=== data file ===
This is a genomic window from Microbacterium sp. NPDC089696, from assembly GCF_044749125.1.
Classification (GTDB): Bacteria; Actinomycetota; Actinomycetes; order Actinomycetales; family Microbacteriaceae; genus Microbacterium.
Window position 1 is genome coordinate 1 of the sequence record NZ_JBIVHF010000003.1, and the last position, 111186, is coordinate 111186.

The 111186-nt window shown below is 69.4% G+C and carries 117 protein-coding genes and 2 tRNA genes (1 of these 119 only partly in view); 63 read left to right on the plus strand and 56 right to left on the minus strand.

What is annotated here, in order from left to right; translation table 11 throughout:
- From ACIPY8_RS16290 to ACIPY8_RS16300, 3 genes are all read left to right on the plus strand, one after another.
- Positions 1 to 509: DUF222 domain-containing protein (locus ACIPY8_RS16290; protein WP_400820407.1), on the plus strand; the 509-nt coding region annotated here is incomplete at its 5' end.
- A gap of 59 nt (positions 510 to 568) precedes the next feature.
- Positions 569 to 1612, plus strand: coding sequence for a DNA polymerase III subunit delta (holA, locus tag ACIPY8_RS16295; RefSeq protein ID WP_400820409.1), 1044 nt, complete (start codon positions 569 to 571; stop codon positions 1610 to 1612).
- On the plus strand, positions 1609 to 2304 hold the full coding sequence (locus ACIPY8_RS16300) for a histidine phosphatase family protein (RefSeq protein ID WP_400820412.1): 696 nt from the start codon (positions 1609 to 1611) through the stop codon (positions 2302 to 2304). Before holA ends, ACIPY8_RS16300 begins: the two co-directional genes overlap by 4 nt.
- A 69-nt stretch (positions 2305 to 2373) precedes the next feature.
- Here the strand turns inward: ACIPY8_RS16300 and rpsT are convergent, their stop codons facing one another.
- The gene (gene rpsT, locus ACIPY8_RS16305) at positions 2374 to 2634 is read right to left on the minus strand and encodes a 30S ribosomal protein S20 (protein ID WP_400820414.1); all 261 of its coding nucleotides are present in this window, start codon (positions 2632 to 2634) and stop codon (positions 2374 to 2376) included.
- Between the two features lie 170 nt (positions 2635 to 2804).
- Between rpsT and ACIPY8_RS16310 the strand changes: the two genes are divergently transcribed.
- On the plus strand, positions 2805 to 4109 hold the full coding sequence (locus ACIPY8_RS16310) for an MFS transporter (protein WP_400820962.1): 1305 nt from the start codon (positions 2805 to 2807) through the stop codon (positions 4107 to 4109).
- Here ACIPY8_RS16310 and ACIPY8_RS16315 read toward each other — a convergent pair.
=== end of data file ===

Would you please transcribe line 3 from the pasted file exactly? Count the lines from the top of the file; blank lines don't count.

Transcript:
Window position 1 is genome coordinate 1 of the sequence record NZ_JBIVHF010000003.1, and the last position, 111186, is coordinate 111186.